All of this Breast Cancer Awareness Doesn’t Pertain To Me.

Curtis, myself and my mother, Rita at the American Cancer Society Making Strides Against Breast Cancer Walk Oct. 2011.

Continued from Part 1; How much Harm Can a Few Teeny Tiny Little Dots Cause?

When I came to I was crying and having a full-blown panic attack. My fingers curled into claw shapes as the blood left my hands to protect my vital organs. I was hyperventilating and couldn’t catch my breath and I was also aware that the gown was no longer providing me with any real modesty. On the other side of the door Joe was waiting in a chair typically reserved for the next patient. He was helpless as he heard what was going on inside the room. The two technicians knelt down to comfort me and wipe my tears away, while the ill-bed-side mannered doctor suggested they bring in a tall stool for me to sit on and put on the air conditioner so he could try again. I took some deep breaths and gathered myself up and sat on the stool. The technicians were able to quickly position my breast this time but when the doctor inserted the needle for the second time I began to lose consciousness all over again.

“You will require a surgical biopsy” the doctor said and left the small room.

I apologized to the technicians and stumbled into the comforting arms of Joe.
A few days later I received a call from the office of a female surgeon in my area that specializes in breast health. They scheduled an appointment for me to come in and consult with her about a surgical biopsy. I immediately felt relief that the surgeon was a woman and that she specialized in breast “health” – code for cancer to make the patients feel better, but I liked the word health non the less. Her office was decorated in everything imaginable made with a pink breast cancer awareness ribbon. There were dolls, plaques, pictures, framed prayers, bumper stickers, magnets, vases, pens…a sea of pink, and a sea of ribbons. At least all this awareness doesn’t pertain to me I thought, I merely have a few precancerous cells that need extracting. The surgeon was just a few years older than me and told me about her daughter as I told her about my son. We compared parenting stories and she made me feel at ease. She explained to me in detail what, when, why and how the surgical biopsy would go and we agreed on a date before I left. “Easy breezy Chucky cheesy.” I thought.

Supported by my dear friends, Jen Luce and Deana Seawall at the ACS walk.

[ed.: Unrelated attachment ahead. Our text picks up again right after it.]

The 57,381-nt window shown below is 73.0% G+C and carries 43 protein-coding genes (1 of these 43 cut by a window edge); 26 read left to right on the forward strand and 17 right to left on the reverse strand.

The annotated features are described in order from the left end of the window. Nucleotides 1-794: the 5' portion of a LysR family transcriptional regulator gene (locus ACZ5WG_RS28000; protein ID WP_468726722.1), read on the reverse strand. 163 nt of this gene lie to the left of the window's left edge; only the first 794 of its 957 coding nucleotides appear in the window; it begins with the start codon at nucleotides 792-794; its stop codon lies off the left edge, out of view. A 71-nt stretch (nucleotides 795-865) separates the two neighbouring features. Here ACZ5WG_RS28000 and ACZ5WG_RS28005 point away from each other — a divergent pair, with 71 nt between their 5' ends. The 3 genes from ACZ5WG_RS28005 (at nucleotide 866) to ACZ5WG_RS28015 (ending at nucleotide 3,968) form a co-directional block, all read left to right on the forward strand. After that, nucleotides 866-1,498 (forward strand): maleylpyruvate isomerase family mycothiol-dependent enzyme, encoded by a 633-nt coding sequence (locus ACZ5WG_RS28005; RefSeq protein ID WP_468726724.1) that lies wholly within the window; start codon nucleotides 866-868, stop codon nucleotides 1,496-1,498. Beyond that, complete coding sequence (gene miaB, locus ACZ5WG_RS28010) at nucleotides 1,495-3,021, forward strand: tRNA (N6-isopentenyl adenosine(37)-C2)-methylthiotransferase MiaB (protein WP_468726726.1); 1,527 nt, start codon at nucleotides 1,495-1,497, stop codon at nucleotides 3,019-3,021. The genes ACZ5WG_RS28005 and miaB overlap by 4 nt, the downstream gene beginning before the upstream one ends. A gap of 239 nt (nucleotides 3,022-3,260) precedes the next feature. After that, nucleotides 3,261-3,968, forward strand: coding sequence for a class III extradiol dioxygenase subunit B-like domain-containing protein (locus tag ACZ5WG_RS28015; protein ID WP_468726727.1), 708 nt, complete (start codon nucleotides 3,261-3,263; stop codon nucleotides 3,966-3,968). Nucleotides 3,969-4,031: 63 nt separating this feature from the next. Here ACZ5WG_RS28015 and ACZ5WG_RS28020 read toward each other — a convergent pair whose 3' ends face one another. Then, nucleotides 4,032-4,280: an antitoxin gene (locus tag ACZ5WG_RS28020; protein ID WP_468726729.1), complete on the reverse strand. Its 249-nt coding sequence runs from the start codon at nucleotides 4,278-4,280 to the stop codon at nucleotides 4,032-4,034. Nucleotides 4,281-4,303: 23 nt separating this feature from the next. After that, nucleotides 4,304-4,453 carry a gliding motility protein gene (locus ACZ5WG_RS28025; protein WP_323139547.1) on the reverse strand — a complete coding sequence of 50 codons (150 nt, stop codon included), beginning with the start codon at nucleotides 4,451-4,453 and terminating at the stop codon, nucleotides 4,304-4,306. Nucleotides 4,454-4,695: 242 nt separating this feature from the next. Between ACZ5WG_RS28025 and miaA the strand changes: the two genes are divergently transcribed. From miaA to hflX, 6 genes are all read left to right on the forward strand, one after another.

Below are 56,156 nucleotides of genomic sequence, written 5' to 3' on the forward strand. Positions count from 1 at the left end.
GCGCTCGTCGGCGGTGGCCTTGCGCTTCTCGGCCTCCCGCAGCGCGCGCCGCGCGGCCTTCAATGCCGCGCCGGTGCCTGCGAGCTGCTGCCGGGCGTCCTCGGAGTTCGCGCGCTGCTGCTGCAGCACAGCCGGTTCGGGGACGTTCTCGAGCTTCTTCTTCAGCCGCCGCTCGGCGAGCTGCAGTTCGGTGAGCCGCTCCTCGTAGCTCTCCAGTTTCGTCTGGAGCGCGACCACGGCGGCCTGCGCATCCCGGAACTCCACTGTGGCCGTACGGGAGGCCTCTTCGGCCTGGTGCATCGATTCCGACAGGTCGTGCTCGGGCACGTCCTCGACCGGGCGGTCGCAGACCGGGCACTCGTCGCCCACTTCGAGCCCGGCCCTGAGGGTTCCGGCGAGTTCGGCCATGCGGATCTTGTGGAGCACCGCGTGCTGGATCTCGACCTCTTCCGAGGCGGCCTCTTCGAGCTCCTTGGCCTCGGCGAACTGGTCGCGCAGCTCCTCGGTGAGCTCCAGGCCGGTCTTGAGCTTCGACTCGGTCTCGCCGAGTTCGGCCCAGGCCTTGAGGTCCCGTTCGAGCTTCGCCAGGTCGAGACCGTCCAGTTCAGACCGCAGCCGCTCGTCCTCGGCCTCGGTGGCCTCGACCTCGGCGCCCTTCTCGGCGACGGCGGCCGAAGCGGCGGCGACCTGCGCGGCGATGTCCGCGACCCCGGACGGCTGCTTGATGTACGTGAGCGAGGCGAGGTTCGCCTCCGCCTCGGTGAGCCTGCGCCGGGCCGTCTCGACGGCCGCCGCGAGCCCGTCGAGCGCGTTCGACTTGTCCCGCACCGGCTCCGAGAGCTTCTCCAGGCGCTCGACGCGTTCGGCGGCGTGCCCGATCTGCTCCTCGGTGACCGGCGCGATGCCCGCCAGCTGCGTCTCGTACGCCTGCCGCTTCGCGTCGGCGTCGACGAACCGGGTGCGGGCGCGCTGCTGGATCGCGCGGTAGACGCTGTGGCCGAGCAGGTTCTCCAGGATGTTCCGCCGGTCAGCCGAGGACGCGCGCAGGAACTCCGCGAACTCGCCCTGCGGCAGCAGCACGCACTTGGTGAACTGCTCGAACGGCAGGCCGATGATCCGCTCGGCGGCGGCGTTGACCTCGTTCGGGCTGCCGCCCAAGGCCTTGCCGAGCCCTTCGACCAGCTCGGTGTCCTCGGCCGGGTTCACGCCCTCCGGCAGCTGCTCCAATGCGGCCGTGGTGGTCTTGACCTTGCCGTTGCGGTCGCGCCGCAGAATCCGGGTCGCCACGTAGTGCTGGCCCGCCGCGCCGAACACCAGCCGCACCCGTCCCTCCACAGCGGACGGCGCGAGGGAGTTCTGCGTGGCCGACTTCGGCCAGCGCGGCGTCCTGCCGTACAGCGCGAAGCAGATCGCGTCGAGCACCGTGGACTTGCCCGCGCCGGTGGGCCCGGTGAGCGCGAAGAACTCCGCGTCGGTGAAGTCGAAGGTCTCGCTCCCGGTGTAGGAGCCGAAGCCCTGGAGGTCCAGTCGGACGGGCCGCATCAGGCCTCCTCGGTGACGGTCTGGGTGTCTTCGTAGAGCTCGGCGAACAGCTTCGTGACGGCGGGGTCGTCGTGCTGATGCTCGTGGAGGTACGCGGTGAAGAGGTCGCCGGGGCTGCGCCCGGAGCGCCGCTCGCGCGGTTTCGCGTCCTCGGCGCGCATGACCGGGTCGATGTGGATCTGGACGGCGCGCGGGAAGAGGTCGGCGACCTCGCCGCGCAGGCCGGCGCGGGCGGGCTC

My mom and Gene came down from Sacramento for the biopsy and of course Joe was there. On a Friday morning I was admitted to the same day surgical unit at Marian Hospital. The anesthesiologist assigned to my case was a friend of mine from my neighborhood who I had played on a softball team with. I settled into my hospital gown and sedative and even cracked a few jokes. This was a hundred times better than that attempted needle biopsy. The attendant wheeled me in to the operating room and as I drifted off to sleep I imagined that all of those tiny dots would be out my breast soon and life would be back to normal. Over the weekend my family kept me busy by playing scrabble and comfortable by draping blankets over me as I sat on the couch to watch TV with them. We would have to wait until Monday or Tuesday for the pathology report. Monday came and went without news and you could feel the tension in my house rise while we waited. It only took a couple of days to heal from the biopsy and I was at work on Tuesday driving between sales calls when the call came in from my surgeon.

“I’m sorry to tell you that the cells that I removed show evidence of cancer” she began.

“The good news is that we caught this very early in the disease process and it is highly curable. It is called DCIS – ductal carcinoma in situ. Ductal meaning the milk ducts, carcinoma meaning cancer, and in situ is latin for contained within the site. Treatment generally consists of a lumpectomy to remove any tissue necessary to gain a clear margin and then a course of radiation to prevent it from recurring. I would also like to do a genetic test on you to see if you carry the gene that predisposes you to breast and ovarian cancer since you are so young”. Breathe I kept telling myself, just breathe, slow deep breaths, in and out. I was driving so I had to pull over in fear that I would have another panic attack and crash. “Do you have any questions?” she wanted to know. Questions? Do I have any questions?

My friends and family who walked with me in the ACS Making Strides Against Breast Cancer Walk.

 

Walking the Talk

 

My wonderful friends and family walking for Trina’s TaTas

 

My mother and myself holding our team banner.

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6 thoughts on “All of this Breast Cancer Awareness Doesn’t Pertain To Me.

  1. OK, I’m getting better at emotionally handling the retelling of these events. I know it’s tempting to tell everything all at once, but maybe just a few senctences will encourage readers to “buy” your book. Your writing is very strong and well done. You can be proud of that, I am.

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